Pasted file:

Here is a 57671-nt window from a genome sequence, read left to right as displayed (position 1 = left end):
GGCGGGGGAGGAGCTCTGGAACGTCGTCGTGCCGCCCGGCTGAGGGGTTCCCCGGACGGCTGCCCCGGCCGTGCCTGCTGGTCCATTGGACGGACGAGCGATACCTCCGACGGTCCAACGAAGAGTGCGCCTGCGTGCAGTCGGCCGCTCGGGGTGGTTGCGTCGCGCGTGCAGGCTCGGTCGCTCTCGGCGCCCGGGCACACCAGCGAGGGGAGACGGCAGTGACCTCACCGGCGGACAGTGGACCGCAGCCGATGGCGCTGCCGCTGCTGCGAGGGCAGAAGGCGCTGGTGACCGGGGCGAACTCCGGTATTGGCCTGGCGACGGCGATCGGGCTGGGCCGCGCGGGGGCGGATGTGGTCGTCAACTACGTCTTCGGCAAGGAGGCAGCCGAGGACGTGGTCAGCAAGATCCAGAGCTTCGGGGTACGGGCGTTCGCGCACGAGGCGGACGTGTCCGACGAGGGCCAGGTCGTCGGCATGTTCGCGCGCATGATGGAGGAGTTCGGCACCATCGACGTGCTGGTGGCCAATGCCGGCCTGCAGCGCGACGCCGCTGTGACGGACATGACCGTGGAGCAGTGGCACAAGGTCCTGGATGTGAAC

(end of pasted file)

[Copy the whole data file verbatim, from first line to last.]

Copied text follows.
Here is a 57671-nt window from a genome sequence, read left to right as displayed (position 1 = left end):
GGCGGGGGAGGAGCTCTGGAACGTCGTCGTGCCGCCCGGCTGAGGGGTTCCCCGGACGGCTGCCCCGGCCGTGCCTGCTGGTCCATTGGACGGACGAGCGATACCTCCGACGGTCCAACGAAGAGTGCGCCTGCGTGCAGTCGGCCGCTCGGGGTGGTTGCGTCGCGCGTGCAGGCTCGGTCGCTCTCGGCGCCCGGGCACACCAGCGAGGGGAGACGGCAGTGACCTCACCGGCGGACAGTGGACCGCAGCCGATGGCGCTGCCGCTGCTGCGAGGGCAGAAGGCGCTGGTGACCGGGGCGAACTCCGGTATTGGCCTGGCGACGGCGATCGGGCTGGGCCGCGCGGGGGCGGATGTGGTCGTCAACTACGTCTTCGGCAAGGAGGCAGCCGAGGACGTGGTCAGCAAGATCCAGAGCTTCGGGGTACGGGCGTTCGCGCACGAGGCGGACGTGTCCGACGAGGGCCAGGTCGTCGGCATGTTCGCGCGCATGATGGAGGAGTTCGGCACCATCGACGTGCTGGTGGCCAATGCCGGCCTGCAGCGCGACGCCGCTGTGACGGACATGACCGTGGAGCAGTGGCACAAGGTCCTGGATGTGAAC